The COI sequence from our Asobara species from British Columbia was also very similar to COI sequences from putative A. rufescens collected in Germany (BOLD: 99.28–99.53 % similarity; Matthias et al. 2016) and Japan (GenBank: 99.20–99.24 % identity, 94–100 % query coverage; BOLD: 99.18–99.23 % similarity; Nomano et al. 2015). Asobara rufescens has been collected in the Palearctic Region from Japan to the Netherlands (Yu et al. 2016); thus, if the identifications in GenBank and BOLD are accurate, A. rufescens is distributed broadly across the entire Holarctic Region. Conversely, while A. tabida has been reported across the entire Palearctic Region, from Japan and Russia (i.e., Sakhalin Oblast) west to Ireland, it has been reported infrequently in North America (Wharton 1980, Kraaijeveld and van der Wel 1994, Hoang 2002). Interestingly, there are no COI DNA barcode sequences in either GenBank or BOLD from specimens of A. tabida in North America. This raises the possibility that specimens in North America identified previously as A. tabida are actually A. rufescens. The results reported herein demonstrate the need for discerning species complexes within Asobara overall and its implications for interpreting patterns of host use. It would also be useful to sequence nuclear genes in Asobara, as some of the confusion in resolving A. tabida and A. rufescens may be due to hybridization and mitochondrial introgression.


Only a single specimen of P. vindemmiae was found in our collections. Pachycrepoideus vindemmiae is an idiobiont ectoparasitoid recorded as a primary parasitoid of Diptera, Lepidoptera, Hemiptera, and Hymenoptera. Diptera account for most records with 13 families, 33 genera, and 55 species recorded (Noyes 2019). As a facultative hyperparasitoid, hosts include Diptera (Sarcophagidae, Tachinidae) and Hymenoptera (Braconidae, Diapriidae, Encyrtidae, Figitidae, Eulophidae, Pteromalidae). Various factors influence the degree of primary vs. secondary parasitism in Drosophila systems (Bezerra Da Silva et al. 2019, Chen et al. 2015, Goubault et al. 2003, Rossi Stacconi et al. 2015, Wang et al. 2016). Related to the work herein, P. vindemmiae is known as a parasitoid of D. melanogaster, A. tabida and L. heterotoma (Noyes 2019, Philips 1993, Van Alphen and Thunnissen 1982), and also parasitizes conspecifics (Chen et al. 2015). Future studies could investigate whether P. vindemmiae could act as a facultative hyperparasitoid of L. japonica and G. brasiliensis in North America.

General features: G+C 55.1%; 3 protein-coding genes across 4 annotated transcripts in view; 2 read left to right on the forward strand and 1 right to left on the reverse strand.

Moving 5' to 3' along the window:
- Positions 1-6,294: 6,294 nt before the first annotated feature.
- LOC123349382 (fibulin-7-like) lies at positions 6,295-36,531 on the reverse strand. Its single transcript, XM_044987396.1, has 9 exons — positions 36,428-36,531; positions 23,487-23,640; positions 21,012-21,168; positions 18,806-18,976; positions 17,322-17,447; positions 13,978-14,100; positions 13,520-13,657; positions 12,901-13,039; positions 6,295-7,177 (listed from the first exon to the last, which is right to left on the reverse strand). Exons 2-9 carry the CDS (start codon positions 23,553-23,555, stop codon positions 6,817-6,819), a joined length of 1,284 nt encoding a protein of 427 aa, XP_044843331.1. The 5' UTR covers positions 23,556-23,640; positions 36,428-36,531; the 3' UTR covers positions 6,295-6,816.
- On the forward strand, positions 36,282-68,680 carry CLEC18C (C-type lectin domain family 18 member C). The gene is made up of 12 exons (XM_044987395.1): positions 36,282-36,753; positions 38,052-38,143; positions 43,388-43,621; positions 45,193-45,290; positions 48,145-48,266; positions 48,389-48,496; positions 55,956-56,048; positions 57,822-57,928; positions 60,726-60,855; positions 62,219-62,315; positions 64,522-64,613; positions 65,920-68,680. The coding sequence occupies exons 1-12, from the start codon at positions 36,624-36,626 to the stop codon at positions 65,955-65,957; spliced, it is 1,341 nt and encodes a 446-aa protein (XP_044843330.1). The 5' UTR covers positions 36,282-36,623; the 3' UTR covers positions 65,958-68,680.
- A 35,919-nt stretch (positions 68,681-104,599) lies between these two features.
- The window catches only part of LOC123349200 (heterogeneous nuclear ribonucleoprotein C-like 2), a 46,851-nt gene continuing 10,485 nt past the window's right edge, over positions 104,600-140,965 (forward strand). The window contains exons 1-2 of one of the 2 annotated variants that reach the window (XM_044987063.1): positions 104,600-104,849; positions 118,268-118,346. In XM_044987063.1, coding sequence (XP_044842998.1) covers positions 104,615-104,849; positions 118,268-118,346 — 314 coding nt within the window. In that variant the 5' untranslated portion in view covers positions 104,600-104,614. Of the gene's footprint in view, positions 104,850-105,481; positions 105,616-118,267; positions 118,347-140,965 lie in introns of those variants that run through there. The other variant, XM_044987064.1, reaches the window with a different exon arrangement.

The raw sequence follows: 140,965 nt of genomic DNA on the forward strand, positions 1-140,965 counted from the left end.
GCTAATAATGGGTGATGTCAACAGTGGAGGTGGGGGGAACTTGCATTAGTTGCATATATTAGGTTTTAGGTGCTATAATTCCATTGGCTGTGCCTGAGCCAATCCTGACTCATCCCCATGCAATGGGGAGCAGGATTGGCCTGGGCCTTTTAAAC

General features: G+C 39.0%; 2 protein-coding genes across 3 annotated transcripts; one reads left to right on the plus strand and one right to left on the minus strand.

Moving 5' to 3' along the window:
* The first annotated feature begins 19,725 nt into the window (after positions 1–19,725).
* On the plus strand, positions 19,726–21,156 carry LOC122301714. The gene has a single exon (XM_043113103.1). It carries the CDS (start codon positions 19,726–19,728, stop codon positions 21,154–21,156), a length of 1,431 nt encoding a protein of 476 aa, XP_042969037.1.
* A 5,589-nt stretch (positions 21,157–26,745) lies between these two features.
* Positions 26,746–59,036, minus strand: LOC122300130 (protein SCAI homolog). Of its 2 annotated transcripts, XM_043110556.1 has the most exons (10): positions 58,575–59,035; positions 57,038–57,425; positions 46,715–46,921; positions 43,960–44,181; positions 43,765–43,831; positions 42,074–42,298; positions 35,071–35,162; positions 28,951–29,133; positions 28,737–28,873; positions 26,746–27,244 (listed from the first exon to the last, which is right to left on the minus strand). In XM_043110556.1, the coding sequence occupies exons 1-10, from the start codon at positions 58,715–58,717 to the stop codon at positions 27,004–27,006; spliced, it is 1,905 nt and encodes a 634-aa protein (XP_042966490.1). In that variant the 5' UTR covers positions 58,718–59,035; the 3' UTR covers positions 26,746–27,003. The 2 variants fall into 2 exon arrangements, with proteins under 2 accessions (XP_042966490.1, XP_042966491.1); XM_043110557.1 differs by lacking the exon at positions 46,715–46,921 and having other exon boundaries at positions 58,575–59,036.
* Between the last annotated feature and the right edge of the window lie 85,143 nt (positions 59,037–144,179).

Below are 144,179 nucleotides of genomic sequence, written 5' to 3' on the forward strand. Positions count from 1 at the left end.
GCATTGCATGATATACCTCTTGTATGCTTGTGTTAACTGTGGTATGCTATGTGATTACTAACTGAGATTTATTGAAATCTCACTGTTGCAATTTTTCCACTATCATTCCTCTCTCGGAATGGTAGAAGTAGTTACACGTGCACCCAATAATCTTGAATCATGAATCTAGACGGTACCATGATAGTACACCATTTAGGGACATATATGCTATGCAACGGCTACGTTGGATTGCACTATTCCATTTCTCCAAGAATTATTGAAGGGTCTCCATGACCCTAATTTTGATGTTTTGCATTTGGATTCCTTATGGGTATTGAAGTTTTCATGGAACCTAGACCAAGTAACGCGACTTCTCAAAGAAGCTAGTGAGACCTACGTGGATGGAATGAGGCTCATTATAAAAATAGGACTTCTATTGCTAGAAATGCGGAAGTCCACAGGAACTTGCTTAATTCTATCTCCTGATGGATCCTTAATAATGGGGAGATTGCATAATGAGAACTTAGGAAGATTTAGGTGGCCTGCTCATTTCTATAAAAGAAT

Our findings here add to the growing list of recent high-profile invasive insect pests whose closely associated natural enemies have established adventive populations on new continents (Frewin et al. 2010; Talamas et al. 2015; Mason et al. 2017; Weber et al. 2017; Ganjisaffar et al. 2018; Stahl et al. 2019). Given that we found L. japonica to be remarkably common and widespread in our study area, it is quite possible that this species has also established in other areas outside of Asia but has not been detected yet. Ganaspis brasiliensis was much less common and widespread in our collections, and until more extensive sampling throughout the entire season is done, we cannot conclude whether or not it is well established in British Columbia. The Asobara species (potentially A. rufescens) we collected in probable association with D. suzukii also merits further investigation, both in terms of its systematics in relation to other Asobara worldwide and the extent of its potential impact on D. suzukii. We encourage researchers across North America, South America, and Europe to re-evaluate whether these parasitoids may be attacking D. suzukii in other invaded areas.


We thank Peggy Clarke, Matt Walz, Chris Hou, Sasha Tuttle, Nemo DeJong, Chandra Moffat, Mairi Robertson, Jade Sherwood, Warren Wong, and Yonathan Uriel for assistance in the laboratory and field. We also thank Markus Clodius for offering access to raspberry and blackberry plots. We thank Marc Kenis, Tim Haye, and Lukas Seehausen for providing specimens of L. japonica previously collected in China. This research was supported by funding from Agriculture and Agri-Food Canada (PKA and JC), the Canadian Agriculture Partnership Organic Science Cluster (PKA and JC), and Genome British Columbia (PKA and SJP). Mention of trade names or commercial products in this publication is solely for the purpose of providing specific information and does not imply recommendation or endorsement by the USDA. USDA is an equal opportunity provider and employer.